Profit shifting: Scooping the pools amid shifting sands

Profit shifting: Scooping the pools amid shifting sands

The Prime Minister is pushing for tougher global tax laws to stop companies shifting profits from revenue earned in Australia. How would this work in practical and political terms? Gareth Hutchens has a look at the books.

■Why is the Prime Minister raising this as an issue now?

There's growing international pressure to deal with offshore tax evasion, particularly after people found out how little tax is being paid by powerful tech giants like Google and Apple.

Governments around the world, including Australia, have realised that they're missing out on billions of dollars in potential revenue. Australia is also chairing the G20 Leaders Summit in Brisbane in November, where tax issues (including global profit-shifting) are on the official agenda.

■Will the PM have the ability to influence world leaders' appetite for global tax reform?

The times are certainly with Mr Abbott. Not only are global governments sweating over the issue, but Australia chairing the G20 summit means the Prime Minister will have a great opportunity to influence world opinion.

And he will find a receptive audience. It was at the behest of G20 countries that the Organisation for Economic Co-operation and Development released its action plan on ''Base Erosion and Profit Shifting'' (BEPS) last year.


That plan set a clear framework to deal with the problem, and recommended ways to develop a stronger international tax system. The November summit is really important because it will be the culmination of this work.

■Has the warrior for smaller government and lower and fewer taxes had a conversion?

Not at all. The Prime Minister remains a fan of ''smaller'' government, so don't worry. That's why he and his Treasurer, Joe Hockey, used the budget to try to cut government spending to 0.7 percentage points below its 30-year average (the point of which is simple: if you reduce government spending, you don't have to tax as much).

He is not contradicting his political philosophy by pushing for multinationals to pay their fair share of tax. He is a fan of the market system and the system works best when its players play by the same rules.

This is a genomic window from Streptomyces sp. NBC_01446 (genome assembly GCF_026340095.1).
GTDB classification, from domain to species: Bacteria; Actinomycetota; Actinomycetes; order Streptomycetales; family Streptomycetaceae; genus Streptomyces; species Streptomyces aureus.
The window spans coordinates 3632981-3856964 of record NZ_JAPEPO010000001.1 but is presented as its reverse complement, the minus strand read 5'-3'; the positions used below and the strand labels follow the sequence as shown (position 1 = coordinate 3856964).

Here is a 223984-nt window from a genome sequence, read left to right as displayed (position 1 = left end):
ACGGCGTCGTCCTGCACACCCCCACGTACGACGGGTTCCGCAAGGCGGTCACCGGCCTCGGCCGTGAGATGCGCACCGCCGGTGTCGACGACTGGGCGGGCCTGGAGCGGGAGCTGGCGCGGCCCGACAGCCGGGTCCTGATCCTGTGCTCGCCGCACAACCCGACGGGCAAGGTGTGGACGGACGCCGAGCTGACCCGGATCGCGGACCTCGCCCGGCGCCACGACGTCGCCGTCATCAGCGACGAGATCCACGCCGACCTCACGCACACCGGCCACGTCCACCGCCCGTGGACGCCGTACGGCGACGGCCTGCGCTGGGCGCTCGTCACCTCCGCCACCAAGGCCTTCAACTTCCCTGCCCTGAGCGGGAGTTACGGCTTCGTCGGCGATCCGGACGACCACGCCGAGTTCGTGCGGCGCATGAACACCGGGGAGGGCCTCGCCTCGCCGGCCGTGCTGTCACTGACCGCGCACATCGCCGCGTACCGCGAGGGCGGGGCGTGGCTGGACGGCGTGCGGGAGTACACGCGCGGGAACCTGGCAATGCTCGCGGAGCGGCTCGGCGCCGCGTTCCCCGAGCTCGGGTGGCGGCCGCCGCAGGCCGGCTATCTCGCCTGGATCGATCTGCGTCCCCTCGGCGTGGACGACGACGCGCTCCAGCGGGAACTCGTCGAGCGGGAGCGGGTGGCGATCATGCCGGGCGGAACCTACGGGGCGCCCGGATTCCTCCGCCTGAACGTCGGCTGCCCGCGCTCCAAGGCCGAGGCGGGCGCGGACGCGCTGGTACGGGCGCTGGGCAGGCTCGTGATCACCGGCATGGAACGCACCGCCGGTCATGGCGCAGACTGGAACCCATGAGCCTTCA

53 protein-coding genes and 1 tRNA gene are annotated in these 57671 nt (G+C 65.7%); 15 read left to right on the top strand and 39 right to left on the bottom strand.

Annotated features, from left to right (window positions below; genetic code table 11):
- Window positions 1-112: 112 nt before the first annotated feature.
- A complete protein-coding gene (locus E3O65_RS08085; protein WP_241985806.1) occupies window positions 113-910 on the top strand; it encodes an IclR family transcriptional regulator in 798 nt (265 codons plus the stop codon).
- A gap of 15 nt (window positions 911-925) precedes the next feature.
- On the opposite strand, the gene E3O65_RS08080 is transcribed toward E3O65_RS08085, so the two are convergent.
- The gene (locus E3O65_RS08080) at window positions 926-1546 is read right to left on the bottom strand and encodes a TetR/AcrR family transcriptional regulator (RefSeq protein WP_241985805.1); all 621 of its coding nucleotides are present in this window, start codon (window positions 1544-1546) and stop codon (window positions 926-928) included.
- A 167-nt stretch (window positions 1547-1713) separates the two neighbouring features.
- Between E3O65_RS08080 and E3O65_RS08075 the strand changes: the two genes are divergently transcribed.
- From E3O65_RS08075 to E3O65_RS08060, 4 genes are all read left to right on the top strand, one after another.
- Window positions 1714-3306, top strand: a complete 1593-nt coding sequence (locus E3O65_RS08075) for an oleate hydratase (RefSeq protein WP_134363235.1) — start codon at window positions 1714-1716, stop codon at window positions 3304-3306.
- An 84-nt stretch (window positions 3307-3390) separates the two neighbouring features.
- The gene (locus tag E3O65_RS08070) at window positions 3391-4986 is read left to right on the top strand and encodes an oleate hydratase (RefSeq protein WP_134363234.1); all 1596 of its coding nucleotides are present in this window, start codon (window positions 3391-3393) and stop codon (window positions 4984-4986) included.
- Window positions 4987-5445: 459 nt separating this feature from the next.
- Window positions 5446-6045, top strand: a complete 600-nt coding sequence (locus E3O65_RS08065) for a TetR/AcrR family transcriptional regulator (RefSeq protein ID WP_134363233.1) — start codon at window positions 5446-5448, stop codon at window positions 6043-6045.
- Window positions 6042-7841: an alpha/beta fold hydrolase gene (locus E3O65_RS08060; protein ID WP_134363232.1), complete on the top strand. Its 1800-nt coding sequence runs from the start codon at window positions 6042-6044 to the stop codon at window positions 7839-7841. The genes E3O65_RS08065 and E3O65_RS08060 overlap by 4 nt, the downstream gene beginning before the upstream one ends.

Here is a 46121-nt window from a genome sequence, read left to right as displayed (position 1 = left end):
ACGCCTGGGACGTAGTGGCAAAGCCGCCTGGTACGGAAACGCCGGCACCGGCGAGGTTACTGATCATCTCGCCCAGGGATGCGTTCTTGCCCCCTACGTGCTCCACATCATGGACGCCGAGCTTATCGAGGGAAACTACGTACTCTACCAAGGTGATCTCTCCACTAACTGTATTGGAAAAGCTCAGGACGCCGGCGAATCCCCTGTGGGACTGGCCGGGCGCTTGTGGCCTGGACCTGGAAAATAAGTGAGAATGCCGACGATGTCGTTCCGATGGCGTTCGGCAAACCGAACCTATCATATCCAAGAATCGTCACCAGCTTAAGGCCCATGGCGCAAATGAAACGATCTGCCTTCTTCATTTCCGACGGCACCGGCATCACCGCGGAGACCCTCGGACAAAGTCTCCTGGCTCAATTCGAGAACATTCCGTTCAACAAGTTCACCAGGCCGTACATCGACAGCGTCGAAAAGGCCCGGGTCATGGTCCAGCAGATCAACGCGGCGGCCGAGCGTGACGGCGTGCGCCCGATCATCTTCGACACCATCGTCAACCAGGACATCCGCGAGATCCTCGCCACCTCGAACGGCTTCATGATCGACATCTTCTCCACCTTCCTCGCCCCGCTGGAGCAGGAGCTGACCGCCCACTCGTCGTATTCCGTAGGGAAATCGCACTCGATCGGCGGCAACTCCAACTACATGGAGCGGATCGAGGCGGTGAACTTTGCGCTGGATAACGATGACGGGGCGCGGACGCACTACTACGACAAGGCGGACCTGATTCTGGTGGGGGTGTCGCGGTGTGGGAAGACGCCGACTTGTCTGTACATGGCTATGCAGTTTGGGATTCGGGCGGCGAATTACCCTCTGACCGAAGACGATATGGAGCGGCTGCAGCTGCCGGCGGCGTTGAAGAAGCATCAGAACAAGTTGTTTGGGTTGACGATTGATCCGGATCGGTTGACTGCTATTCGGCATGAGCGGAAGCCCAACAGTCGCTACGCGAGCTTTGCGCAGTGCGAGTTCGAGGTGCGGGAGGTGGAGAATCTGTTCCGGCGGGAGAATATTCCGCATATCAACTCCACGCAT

And if multinationals start paying more tax, the tax burden on other companies may eventually be reduced, so that will help suit his ''smaller government'' goal.

■What about in our own backyard: the ''budget emergency'' was as much created by disappearing revenue as excessive growth in government spending. Did the federal budget flag any imminent reforms to tackle local corporate profit offshoring?

The Labor government's last budget, from 2013-14, did mention the problem of profit shifting. The most recent budget doesn't, but that doesn't mean the government isn't taking it seriously. A lot has happened behind the scenes in the past 12 months. The Federal Treasury and the Australian Tax Office have been working with the OECD to deal with aggressive tax structures, to close loopholes, and to come to terms with the disruptive effects of the digital economy on the government's revenue collection. The Abbott government is also implementing some of the ideas from Labor's last budget.

■How would reform of this area work in practice? Would it require the creation of a global tax office?

It won't require the creation of a global tax office. That option isn't being seriously considered. Many of the BEPS reforms rely on countries fixing their own tax laws to prevent international tax arbitrage (a consequence of the mismatch in country tax treatment of business arrangements). The goal is a ''co-operative international tax approach'' that aligns key company tax rules and prevents arbitrage.

■Would all G20 countries need to agree, or could reforms start with a smaller cohort?

Reforms could start with a smaller cohort and they already have, with some countries such as Britain implementing reforms earlier than necessary.

But the reforms won't be as effective if the G20 countries don't agree to do the same thing. It is in everyone's interest to agree on this issue, and to do it quickly. The OECD recognises that reforms must be made now before the international consensus begins to unravel.

■How much money might be recouped through curbing this form of tax minimisation?

According to Tax Commissioner Chris Jordan, Australia may be losing more than $1 billion in potential revenue each year, but experts expect it could be much more than that.

■If this push fails, what other measures could be used to tackle this disappearing revenue stream?

Governments can still pursue bilateral agreements, which many are doing. And they can continue to tighten their own tax laws. But again, it is in everyone's interest to work together on this.

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